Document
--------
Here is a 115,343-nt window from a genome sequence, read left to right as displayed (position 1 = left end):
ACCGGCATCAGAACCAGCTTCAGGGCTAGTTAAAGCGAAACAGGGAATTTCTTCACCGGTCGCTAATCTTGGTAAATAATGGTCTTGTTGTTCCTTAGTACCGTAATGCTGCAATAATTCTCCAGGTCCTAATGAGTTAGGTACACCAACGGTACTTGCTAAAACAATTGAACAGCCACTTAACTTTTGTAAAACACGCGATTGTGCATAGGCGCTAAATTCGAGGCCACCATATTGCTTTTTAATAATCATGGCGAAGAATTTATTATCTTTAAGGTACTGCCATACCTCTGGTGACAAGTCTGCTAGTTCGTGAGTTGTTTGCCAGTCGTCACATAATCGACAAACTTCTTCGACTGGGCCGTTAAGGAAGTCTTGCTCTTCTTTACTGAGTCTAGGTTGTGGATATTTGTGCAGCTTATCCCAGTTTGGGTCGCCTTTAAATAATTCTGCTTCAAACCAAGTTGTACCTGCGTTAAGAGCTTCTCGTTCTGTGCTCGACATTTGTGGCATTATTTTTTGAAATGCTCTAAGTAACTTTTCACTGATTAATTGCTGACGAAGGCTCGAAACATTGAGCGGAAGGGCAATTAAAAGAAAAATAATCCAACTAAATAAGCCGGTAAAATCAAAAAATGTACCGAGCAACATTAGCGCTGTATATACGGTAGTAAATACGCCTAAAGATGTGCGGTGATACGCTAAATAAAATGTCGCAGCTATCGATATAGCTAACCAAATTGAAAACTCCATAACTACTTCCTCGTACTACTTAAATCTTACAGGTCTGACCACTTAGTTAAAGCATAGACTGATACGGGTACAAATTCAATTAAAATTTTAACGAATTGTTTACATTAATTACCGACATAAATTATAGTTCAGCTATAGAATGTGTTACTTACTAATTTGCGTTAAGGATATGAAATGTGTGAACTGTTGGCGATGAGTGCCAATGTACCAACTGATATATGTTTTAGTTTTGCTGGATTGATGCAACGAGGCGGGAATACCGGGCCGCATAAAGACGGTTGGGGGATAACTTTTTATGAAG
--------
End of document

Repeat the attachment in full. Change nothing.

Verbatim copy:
Here is a 115,343-nt window from a genome sequence, read left to right as displayed (position 1 = left end):
ACCGGCATCAGAACCAGCTTCAGGGCTAGTTAAAGCGAAACAGGGAATTTCTTCACCGGTCGCTAATCTTGGTAAATAATGGTCTTGTTGTTCCTTAGTACCGTAATGCTGCAATAATTCTCCAGGTCCTAATGAGTTAGGTACACCAACGGTACTTGCTAAAACAATTGAACAGCCACTTAACTTTTGTAAAACACGCGATTGTGCATAGGCGCTAAATTCGAGGCCACCATATTGCTTTTTAATAATCATGGCGAAGAATTTATTATCTTTAAGGTACTGCCATACCTCTGGTGACAAGTCTGCTAGTTCGTGAGTTGTTTGCCAGTCGTCACATAATCGACAAACTTCTTCGACTGGGCCGTTAAGGAAGTCTTGCTCTTCTTTACTGAGTCTAGGTTGTGGATATTTGTGCAGCTTATCCCAGTTTGGGTCGCCTTTAAATAATTCTGCTTCAAACCAAGTTGTACCTGCGTTAAGAGCTTCTCGTTCTGTGCTCGACATTTGTGGCATTATTTTTTGAAATGCTCTAAGTAACTTTTCACTGATTAATTGCTGACGAAGGCTCGAAACATTGAGCGGAAGGGCAATTAAAAGAAAAATAATCCAACTAAATAAGCCGGTAAAATCAAAAAATGTACCGAGCAACATTAGCGCTGTATATACGGTAGTAAATACGCCTAAAGATGTGCGGTGATACGCTAAATAAAATGTCGCAGCTATCGATATAGCTAACCAAATTGAAAACTCCATAACTACTTCCTCGTACTACTTAAATCTTACAGGTCTGACCACTTAGTTAAAGCATAGACTGATACGGGTACAAATTCAATTAAAATTTTAACGAATTGTTTACATTAATTACCGACATAAATTATAGTTCAGCTATAGAATGTGTTACTTACTAATTTGCGTTAAGGATATGAAATGTGTGAACTGTTGGCGATGAGTGCCAATGTACCAACTGATATATGTTTTAGTTTTGCTGGATTGATGCAACGAGGCGGGAATACCGGGCCGCATAAAGACGGTTGGGGGATAACTTTTTATGAAG